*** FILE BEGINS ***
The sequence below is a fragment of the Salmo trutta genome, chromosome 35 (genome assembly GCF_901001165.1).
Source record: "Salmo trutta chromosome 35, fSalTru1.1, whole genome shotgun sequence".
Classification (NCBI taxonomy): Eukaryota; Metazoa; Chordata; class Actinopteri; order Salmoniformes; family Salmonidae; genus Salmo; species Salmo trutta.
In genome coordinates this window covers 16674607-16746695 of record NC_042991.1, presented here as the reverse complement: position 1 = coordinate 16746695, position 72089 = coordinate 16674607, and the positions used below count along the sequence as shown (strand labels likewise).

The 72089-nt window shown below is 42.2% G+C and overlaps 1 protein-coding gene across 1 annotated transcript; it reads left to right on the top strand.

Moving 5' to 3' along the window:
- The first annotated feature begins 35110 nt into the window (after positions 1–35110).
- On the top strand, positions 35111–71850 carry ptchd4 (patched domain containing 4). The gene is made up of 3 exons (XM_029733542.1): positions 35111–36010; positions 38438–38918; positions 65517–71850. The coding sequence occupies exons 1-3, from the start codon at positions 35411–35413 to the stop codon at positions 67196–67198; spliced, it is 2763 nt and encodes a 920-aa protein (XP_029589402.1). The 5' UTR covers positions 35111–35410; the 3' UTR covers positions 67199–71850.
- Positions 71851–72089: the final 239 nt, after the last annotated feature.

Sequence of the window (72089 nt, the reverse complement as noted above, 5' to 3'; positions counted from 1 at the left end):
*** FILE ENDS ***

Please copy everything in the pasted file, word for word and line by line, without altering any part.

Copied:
The sequence below is a fragment of the Salmo trutta genome, chromosome 35 (genome assembly GCF_901001165.1).
Source record: "Salmo trutta chromosome 35, fSalTru1.1, whole genome shotgun sequence".
Classification (NCBI taxonomy): Eukaryota; Metazoa; Chordata; class Actinopteri; order Salmoniformes; family Salmonidae; genus Salmo; species Salmo trutta.
In genome coordinates this window covers 16674607-16746695 of record NC_042991.1, presented here as the reverse complement: position 1 = coordinate 16746695, position 72089 = coordinate 16674607, and the positions used below count along the sequence as shown (strand labels likewise).

The 72089-nt window shown below is 42.2% G+C and overlaps 1 protein-coding gene across 1 annotated transcript; it reads left to right on the top strand.

Moving 5' to 3' along the window:
- The first annotated feature begins 35110 nt into the window (after positions 1–35110).
- On the top strand, positions 35111–71850 carry ptchd4 (patched domain containing 4). The gene is made up of 3 exons (XM_029733542.1): positions 35111–36010; positions 38438–38918; positions 65517–71850. The coding sequence occupies exons 1-3, from the start codon at positions 35411–35413 to the stop codon at positions 67196–67198; spliced, it is 2763 nt and encodes a 920-aa protein (XP_029589402.1). The 5' UTR covers positions 35111–35410; the 3' UTR covers positions 67199–71850.
- Positions 71851–72089: the final 239 nt, after the last annotated feature.

Sequence of the window (72089 nt, the reverse complement as noted above, 5' to 3'; positions counted from 1 at the left end):